Tissue Types

Paige Saunders

What is tissue?

Tissue is a group of cells similar in shape, or form, and preform common functions. There are four types of tissue: Epithelial, connective, muscle, and nervous tissue.


Epithelial Tissue

Epithelial tissue is found throughout the body. The epithelial cells are packed closely together to create a protective barrier. You can classify epithelial tissue as: squamous, cubodial, and columnar. It can also be simple or stratified. The first picture shows an example of simple cubodial; We know this because there is only one layer of cells and they are cube shaped. The second picture is of stratified squamous; We know this because there is more than one layer of cells and they are flat and scale like. In the third picture we have pseudostratified columnar; We know this because it appears to be more than one layer, but isn't.


Image: biology.uco.edu

Connective Tissue

Connective tissue works to connect, bind, support, bear weight, insulate and fill space, store fat, and transport nutrients. Bone, cartilage, loose CT, dense CT, and blood are all connective tissues.



Muscle Tissue

There are three types of muscle tissue: Skeletal, smooth, and cardiac. Skeletal (the first picture) is when muscle bundles and attaches to bones for movement. Smooth (the second picture) is used to move blood, food, and waste throughout the body's organs. Cardiac (the third picture) is used to control the heartbeat.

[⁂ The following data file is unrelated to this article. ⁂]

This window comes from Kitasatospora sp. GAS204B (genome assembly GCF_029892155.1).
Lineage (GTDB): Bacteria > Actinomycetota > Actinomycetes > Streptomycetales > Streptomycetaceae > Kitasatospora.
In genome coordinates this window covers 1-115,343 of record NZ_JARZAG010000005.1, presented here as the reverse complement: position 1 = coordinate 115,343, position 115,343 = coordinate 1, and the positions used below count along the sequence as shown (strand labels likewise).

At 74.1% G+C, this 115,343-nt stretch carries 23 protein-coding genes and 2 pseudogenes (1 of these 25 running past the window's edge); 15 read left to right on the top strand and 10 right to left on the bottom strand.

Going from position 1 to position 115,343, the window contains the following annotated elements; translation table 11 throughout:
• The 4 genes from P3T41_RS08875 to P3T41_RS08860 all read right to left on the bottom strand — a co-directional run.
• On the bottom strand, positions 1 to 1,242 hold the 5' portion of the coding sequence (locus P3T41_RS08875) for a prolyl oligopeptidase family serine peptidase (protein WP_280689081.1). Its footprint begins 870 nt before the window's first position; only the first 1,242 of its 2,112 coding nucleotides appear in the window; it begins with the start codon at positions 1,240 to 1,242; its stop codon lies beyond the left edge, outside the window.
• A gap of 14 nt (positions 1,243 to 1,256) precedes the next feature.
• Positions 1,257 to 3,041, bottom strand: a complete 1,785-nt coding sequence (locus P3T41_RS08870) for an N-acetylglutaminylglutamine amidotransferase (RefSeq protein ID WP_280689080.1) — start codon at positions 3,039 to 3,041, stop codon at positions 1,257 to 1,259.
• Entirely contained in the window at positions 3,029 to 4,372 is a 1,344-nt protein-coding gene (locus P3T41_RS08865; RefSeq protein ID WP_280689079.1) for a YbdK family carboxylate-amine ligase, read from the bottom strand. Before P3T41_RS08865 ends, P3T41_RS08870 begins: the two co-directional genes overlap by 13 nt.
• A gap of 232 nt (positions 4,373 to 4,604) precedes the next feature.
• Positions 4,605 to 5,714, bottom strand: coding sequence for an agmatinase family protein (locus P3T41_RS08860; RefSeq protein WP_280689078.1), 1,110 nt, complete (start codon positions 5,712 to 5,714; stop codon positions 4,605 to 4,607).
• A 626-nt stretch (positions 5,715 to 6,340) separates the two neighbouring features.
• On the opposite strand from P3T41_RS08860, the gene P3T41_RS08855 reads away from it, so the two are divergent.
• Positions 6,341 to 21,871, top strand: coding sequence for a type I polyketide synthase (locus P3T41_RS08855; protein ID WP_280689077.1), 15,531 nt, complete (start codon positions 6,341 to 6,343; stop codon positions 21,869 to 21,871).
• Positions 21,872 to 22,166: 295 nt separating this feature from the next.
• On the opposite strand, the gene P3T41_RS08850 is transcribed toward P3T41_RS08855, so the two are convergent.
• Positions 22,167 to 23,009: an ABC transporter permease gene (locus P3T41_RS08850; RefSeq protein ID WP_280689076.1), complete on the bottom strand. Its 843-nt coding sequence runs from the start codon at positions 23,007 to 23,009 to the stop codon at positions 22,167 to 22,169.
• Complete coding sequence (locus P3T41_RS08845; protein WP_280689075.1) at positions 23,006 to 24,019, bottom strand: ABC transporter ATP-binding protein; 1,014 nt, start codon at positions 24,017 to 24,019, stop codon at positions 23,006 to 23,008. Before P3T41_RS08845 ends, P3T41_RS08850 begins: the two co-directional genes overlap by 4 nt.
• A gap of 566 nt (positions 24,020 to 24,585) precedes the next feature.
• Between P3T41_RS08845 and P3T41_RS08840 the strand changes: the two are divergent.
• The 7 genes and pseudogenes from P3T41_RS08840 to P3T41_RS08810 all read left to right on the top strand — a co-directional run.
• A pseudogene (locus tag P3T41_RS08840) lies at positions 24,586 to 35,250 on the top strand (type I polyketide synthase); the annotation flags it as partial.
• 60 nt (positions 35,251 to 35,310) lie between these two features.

Nervous Tissue

Found in the brain, spinal cord, and nerves. It functions to generate and transmit nerve impulses to and from the body organs via neutrons.



Defense of Nervous Tissue

I think that nervous tissue is the best for its location, because it has to control the whole body. The nervous tissue is responsible for controlling bodily functions and activity. Nervous tissue is made up of different types of nerve cells. Each cell sends signals to the next. Without nervous tissue there would be no brain function and we couldn't receive movement instructions.